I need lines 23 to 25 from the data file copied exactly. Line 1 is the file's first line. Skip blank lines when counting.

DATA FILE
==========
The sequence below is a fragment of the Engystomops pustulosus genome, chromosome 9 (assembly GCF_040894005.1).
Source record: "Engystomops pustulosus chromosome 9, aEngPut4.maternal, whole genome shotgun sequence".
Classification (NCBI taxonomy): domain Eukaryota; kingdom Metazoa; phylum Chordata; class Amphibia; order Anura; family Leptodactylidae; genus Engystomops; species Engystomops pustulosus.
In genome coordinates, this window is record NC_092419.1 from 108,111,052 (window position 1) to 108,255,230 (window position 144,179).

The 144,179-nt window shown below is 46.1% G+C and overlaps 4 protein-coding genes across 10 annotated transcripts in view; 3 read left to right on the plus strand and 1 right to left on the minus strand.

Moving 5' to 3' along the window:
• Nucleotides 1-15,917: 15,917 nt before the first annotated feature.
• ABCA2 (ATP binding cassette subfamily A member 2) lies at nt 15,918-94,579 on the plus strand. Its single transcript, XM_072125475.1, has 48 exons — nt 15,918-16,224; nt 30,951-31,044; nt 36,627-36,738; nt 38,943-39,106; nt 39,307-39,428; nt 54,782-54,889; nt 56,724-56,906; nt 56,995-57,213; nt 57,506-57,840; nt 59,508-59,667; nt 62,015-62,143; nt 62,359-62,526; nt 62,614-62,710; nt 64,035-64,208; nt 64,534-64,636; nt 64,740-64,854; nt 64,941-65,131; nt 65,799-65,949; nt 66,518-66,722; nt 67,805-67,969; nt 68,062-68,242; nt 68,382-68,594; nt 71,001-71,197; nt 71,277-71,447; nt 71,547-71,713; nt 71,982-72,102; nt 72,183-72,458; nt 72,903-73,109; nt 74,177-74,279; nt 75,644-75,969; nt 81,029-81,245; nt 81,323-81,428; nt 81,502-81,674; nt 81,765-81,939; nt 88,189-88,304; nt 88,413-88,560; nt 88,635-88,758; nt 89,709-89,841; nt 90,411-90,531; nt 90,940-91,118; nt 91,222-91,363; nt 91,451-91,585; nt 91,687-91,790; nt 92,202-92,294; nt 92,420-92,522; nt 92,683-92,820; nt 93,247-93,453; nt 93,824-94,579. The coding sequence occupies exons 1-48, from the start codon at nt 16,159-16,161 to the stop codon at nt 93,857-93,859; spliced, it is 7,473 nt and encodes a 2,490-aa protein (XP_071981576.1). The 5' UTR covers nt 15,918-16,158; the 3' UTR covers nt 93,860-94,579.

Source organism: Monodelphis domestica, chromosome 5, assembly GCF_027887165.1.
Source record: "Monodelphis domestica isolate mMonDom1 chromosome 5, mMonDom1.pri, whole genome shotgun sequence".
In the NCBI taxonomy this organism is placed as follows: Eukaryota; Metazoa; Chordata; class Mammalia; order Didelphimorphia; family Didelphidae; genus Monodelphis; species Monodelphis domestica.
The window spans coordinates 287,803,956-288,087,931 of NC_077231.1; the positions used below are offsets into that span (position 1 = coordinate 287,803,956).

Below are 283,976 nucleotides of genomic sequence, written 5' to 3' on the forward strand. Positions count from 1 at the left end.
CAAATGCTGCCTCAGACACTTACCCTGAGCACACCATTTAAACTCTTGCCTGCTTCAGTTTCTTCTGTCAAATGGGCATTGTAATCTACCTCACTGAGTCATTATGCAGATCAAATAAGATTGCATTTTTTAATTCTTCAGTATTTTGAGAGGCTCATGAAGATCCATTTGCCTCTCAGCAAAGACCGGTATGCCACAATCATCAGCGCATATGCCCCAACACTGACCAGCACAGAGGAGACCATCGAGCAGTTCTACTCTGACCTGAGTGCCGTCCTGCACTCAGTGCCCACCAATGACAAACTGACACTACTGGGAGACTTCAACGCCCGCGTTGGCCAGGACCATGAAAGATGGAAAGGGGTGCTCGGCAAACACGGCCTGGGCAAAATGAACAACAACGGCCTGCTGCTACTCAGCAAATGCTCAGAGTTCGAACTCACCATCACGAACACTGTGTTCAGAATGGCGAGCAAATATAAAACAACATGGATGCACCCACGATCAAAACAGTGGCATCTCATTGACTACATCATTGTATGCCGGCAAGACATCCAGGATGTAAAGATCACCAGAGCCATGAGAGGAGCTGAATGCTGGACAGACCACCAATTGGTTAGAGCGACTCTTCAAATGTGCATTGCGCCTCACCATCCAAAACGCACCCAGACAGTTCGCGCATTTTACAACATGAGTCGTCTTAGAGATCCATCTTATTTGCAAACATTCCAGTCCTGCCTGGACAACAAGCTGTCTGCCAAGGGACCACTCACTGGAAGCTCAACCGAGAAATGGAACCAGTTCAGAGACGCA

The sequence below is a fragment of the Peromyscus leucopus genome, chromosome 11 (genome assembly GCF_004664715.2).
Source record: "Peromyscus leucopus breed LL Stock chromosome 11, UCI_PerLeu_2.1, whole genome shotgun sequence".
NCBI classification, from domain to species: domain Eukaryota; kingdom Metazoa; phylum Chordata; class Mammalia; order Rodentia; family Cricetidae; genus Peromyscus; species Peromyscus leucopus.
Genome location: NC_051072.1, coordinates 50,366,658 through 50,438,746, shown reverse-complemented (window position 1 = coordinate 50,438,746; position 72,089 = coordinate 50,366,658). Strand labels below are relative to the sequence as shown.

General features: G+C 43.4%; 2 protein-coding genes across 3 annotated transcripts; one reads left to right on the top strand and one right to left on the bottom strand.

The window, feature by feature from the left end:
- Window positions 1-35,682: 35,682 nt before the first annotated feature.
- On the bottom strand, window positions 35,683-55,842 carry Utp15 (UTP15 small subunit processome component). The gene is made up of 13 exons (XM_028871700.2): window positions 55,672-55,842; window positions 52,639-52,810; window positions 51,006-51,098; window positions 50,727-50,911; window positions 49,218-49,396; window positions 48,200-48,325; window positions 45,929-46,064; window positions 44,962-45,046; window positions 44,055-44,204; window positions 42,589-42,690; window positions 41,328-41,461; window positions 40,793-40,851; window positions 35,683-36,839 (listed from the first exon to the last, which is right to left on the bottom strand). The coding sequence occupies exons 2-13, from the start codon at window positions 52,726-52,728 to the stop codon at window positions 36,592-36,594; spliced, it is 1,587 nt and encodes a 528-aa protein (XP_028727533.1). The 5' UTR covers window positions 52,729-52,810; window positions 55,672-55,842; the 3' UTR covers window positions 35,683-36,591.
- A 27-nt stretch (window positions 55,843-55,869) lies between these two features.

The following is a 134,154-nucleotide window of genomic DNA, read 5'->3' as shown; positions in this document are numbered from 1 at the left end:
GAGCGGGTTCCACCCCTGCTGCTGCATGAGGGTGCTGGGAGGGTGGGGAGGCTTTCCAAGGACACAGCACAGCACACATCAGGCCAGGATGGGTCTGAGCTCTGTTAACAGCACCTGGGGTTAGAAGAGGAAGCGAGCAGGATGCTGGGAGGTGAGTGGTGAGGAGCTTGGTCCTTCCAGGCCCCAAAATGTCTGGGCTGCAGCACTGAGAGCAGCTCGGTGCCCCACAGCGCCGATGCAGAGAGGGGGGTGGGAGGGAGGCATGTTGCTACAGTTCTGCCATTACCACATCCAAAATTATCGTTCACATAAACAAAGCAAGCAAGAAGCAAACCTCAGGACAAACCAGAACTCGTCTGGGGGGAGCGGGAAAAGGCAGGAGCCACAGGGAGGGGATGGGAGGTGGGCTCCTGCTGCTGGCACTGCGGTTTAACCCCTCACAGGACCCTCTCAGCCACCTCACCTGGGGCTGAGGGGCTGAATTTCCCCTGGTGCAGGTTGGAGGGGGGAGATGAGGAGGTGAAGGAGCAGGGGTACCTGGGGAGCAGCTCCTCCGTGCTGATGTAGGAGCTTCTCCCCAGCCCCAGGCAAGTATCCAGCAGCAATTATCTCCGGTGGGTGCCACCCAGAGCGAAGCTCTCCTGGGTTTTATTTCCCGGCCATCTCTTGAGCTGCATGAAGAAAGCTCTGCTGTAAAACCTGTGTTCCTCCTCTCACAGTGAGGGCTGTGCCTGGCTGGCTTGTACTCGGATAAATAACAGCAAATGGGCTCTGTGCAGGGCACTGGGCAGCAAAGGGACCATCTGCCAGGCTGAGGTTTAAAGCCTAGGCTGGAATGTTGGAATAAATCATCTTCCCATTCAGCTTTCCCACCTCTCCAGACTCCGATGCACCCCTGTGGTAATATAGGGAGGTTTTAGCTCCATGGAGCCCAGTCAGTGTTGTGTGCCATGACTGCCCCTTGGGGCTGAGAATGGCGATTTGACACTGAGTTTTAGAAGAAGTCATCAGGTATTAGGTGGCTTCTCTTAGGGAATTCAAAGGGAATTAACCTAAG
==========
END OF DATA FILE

- A 27-nt stretch (window positions 55,843-55,869) lies between these two features.

The following is a 134,154-nucleotide window of genomic DNA, read 5'->3' as shown; positions in this document are numbered from 1 at the left end:
GAGCGGGTTCCACCCCTGCTGCTGCATGAGGGTGCTGGGAGGGTGGGGAGGCTTTCCAAGGACACAGCACAGCACACATCAGGCCAGGATGGGTCTGAGCTCTGTTAACAGCACCTGGGGTTAGAAGAGGAAGCGAGCAGGATGCTGGGAGGTGAGTGGTGAGGAGCTTGGTCCTTCCAGGCCCCAAAATGTCTGGGCTGCAGCACTGAGAGCAGCTCGGTGCCCCACAGCGCCGATGCAGAGAGGGGGGTGGGAGGGAGGCATGTTGCTACAGTTCTGCCATTACCACATCCAAAATTATCGTTCACATAAACAAAGCAAGCAAGAAGCAAACCTCAGGACAAACCAGAACTCGTCTGGGGGGAGCGGGAAAAGGCAGGAGCCACAGGGAGGGGATGGGAGGTGGGCTCCTGCTGCTGGCACTGCGGTTTAACCCCTCACAGGACCCTCTCAGCCACCTCACCTGGGGCTGAGGGGCTGAATTTCCCCTGGTGCAGGTTGGAGGGGGGAGATGAGGAGGTGAAGGAGCAGGGGTACCTGGGGAGCAGCTCCTCCGTGCTGATGTAGGAGCTTCTCCCCAGCCCCAGGCAAGTATCCAGCAGCAATTATCTCCGGTGGGTGCCACCCAGAGCGAAGCTCTCCTGGGTTTTATTTCCCGGCCATCTCTTGAGCTGCATGAAGAAAGCTCTGCTGTAAAACCTGTGTTCCTCCTCTCACAGTGAGGGCTGTGCCTGGCTGGCTTGTACTCGGATAAATAACAGCAAATGGGCTCTGTGCAGGGCACTGGGCAGCAAAGGGACCATCTGCCAGGCTGAGGTTTAAAGCCTAGGCTGGAATGTTGGAATAAATCATCTTCCCATTCAGCTTTCCCACCTCTCCAGACTCCGATGCACCCCTGTGGTAATATAGGGAGGTTTTAGCTCCATGGAGCCCAGTCAGTGTTGTGTGCCATGACTGCCCCTTGGGGCTGAGAATGGCGATTTGACACTGAGTTTTAGAAGAAGTCATCAGGTATTAGGTGGCTTCTCTTAGGGAATTCAAAGGGAATTAACCTAAG